their criticism in the moments after the president's speech yesterday. here's what he told me. the president is very focused on the environment. this is not about the environment, this is about creating a fair economic deal and making sure if we are making commitments, that other people are also making commensurate commitments. the treasury secretary there speaking to the american business community saying this is about an economic deal, not about environmental policy. speaking in language that he feels they will understand. couple of key points for you guys. one is that on the books, the united states will not actually be able to get out of the paris accords until 2020. there's a three-year process here whereby you have to be in the deal for three years, then you can petition to withdraw. it takes a full year for that to happen. this will actually be on the books until november of 2020. that's when there will be a presidential election. the white house says the u.s. simply won't enforce any of the
provisions of the deal between now and then. they also say they're confident that foreign countries will sit down across the negotiating table with the united states to renegotiate the u.s.'s potential reentrance to the deal even though a number of those countries came out yesterday and said simply no, they're not going to renegotiate all this. the white house officials were asked several times yesterday by reporters whether or not the president believes that human activity causes climate change. they said they wouldn't answer that question. at one point after getting the question again and again, one of the white house officials said that question is off topic and let's move on. a no answer here from the white house in terms of whether the president himself believes human activity causes climate change. >> mm-hmm. >> thank you very much. this is something that played out through the business world. we've seen strong reaction from the business community. jeff immelt tweeding i'm disappointed by today's decision on the paris agreement.
industry must now lead and not depend on government. the move prompted lloyd blankfein to send his first tweet ever, today's decision is a setback for the environment and for the u.s. leadership position in the world. #parisagreement. tim cook writing a letter to employees saying he's disappointed with the white house's decision. bob iger and elon musk both saying they are leaving the president's advisory council. jpmorgan chase ceo jamie dimon said he is disappointed with the decision, but also said we have a responsibility to engage our elected officials, work for policies that improve peoples lives and protect our environment. i guess making a statement he will not be stepping down from advisory committees or making sure he meets with these officials regularly to tell them what he thinks. i think what you probably see, these are all multinational companies doing business around the world.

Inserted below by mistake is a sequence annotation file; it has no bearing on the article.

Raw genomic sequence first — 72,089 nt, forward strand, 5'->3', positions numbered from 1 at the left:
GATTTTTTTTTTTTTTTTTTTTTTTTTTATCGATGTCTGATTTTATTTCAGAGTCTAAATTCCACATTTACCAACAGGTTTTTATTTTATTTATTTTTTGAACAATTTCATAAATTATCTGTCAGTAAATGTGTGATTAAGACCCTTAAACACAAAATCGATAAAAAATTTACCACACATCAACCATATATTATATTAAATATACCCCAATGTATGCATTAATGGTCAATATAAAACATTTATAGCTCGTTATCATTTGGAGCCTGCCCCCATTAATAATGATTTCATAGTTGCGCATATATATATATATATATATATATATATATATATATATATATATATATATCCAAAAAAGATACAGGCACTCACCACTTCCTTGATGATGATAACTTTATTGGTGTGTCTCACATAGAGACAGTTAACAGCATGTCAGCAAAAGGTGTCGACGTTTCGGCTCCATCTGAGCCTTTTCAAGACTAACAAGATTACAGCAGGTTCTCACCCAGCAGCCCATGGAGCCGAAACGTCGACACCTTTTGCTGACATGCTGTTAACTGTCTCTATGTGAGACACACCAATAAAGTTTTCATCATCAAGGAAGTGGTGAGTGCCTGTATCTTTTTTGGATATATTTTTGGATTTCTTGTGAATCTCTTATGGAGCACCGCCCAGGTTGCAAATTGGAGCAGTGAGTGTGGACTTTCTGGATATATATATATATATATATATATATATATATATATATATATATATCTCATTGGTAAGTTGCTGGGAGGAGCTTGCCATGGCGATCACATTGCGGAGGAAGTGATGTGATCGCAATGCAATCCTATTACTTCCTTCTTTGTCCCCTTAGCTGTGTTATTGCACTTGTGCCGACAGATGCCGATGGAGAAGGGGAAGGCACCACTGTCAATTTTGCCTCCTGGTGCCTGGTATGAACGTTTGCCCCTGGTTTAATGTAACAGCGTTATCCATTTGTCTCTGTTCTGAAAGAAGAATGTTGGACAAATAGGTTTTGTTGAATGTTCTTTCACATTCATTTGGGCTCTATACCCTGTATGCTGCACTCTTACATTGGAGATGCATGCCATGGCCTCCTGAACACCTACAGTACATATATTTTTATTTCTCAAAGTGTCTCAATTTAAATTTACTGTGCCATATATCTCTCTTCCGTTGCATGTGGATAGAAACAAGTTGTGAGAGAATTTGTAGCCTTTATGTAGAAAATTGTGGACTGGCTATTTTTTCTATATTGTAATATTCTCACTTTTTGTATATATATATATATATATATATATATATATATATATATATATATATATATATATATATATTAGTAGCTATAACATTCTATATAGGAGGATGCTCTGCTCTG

there is a blowback from other countries for pulling out of an agreement that we have been in for a year and a half. >> jeff immelt invented something, a marketing tool called ecoimagination. moved into renewable areas. he got all kinds of -- you know, he was -- as a -- i don't know whether you say the poster child for crony capitalism, for a republican, he was close with the obam mra administration, did well for ge that had to do with renewable energy -- >> these are not all renewable energy companies. >> elon musk has a horse in the game, too the irony of it is suddenly we're looking at these guys -- you're not letting me finish, andrew. just let me finish. all i'm saying is usually the
left looks at big business and assumes they'll do the wrong thing for profits, for greed. goldman sachs is the giant squid on the face of capitalism according to matt tiabi. when it suits them and they're talking about i don't think we should pull out of this thing that's very important to the left, suddenly they're held up as guys always doing the right things for the environment. nothing to do with profits. suddenly they do the right thing and they're good corporate citizens, when all along we thought they were terrible corporate citizens. >> but what i think you can say about this administration -- >> you think they're terrible then? you told them out to be amazing when it suits you. >> right. >> and turn it around when it doesn't. you have told me that you -- forget about jeff immelt, you know your views about immelt. lloyd blankfein, i think you have a modicum of respect for.